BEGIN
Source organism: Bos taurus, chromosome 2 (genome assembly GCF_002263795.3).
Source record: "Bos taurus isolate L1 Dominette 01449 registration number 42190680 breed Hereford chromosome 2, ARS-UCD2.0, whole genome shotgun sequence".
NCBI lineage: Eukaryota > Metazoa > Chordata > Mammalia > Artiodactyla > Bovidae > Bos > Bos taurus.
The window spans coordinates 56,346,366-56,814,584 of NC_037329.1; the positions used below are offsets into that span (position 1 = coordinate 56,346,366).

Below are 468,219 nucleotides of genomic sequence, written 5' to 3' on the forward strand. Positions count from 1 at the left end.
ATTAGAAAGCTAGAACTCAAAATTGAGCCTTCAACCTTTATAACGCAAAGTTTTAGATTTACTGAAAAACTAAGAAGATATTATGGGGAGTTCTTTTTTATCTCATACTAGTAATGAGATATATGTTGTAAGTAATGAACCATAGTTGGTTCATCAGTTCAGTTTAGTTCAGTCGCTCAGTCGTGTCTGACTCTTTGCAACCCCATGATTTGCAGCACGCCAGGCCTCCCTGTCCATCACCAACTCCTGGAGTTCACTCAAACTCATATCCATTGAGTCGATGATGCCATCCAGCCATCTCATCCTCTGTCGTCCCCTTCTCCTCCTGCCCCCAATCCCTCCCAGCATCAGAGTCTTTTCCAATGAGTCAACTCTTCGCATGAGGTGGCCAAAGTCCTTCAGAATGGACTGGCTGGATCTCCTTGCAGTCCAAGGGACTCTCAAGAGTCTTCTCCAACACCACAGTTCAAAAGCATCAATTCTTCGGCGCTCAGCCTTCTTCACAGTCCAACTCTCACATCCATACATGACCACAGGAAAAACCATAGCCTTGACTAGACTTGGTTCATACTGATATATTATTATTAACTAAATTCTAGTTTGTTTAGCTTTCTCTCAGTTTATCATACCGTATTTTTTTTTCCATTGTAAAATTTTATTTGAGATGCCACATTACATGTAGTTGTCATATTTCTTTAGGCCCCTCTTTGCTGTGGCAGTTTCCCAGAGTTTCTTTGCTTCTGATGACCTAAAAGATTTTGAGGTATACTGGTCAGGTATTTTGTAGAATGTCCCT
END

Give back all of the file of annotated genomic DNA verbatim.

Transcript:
Source organism: Bos taurus, chromosome 2 (genome assembly GCF_002263795.3).
Source record: "Bos taurus isolate L1 Dominette 01449 registration number 42190680 breed Hereford chromosome 2, ARS-UCD2.0, whole genome shotgun sequence".
NCBI lineage: Eukaryota > Metazoa > Chordata > Mammalia > Artiodactyla > Bovidae > Bos > Bos taurus.
The window spans coordinates 56,346,366-56,814,584 of NC_037329.1; the positions used below are offsets into that span (position 1 = coordinate 56,346,366).

Below are 468,219 nucleotides of genomic sequence, written 5' to 3' on the forward strand. Positions count from 1 at the left end.
ATTAGAAAGCTAGAACTCAAAATTGAGCCTTCAACCTTTATAACGCAAAGTTTTAGATTTACTGAAAAACTAAGAAGATATTATGGGGAGTTCTTTTTTATCTCATACTAGTAATGAGATATATGTTGTAAGTAATGAACCATAGTTGGTTCATCAGTTCAGTTTAGTTCAGTCGCTCAGTCGTGTCTGACTCTTTGCAACCCCATGATTTGCAGCACGCCAGGCCTCCCTGTCCATCACCAACTCCTGGAGTTCACTCAAACTCATATCCATTGAGTCGATGATGCCATCCAGCCATCTCATCCTCTGTCGTCCCCTTCTCCTCCTGCCCCCAATCCCTCCCAGCATCAGAGTCTTTTCCAATGAGTCAACTCTTCGCATGAGGTGGCCAAAGTCCTTCAGAATGGACTGGCTGGATCTCCTTGCAGTCCAAGGGACTCTCAAGAGTCTTCTCCAACACCACAGTTCAAAAGCATCAATTCTTCGGCGCTCAGCCTTCTTCACAGTCCAACTCTCACATCCATACATGACCACAGGAAAAACCATAGCCTTGACTAGACTTGGTTCATACTGATATATTATTATTAACTAAATTCTAGTTTGTTTAGCTTTCTCTCAGTTTATCATACCGTATTTTTTTTTCCATTGTAAAATTTTATTTGAGATGCCACATTACATGTAGTTGTCATATTTCTTTAGGCCCCTCTTTGCTGTGGCAGTTTCCCAGAGTTTCTTTGCTTCTGATGACCTAAAAGATTTTGAGGTATACTGGTCAGGTATTTTGTAGAATGTCCCT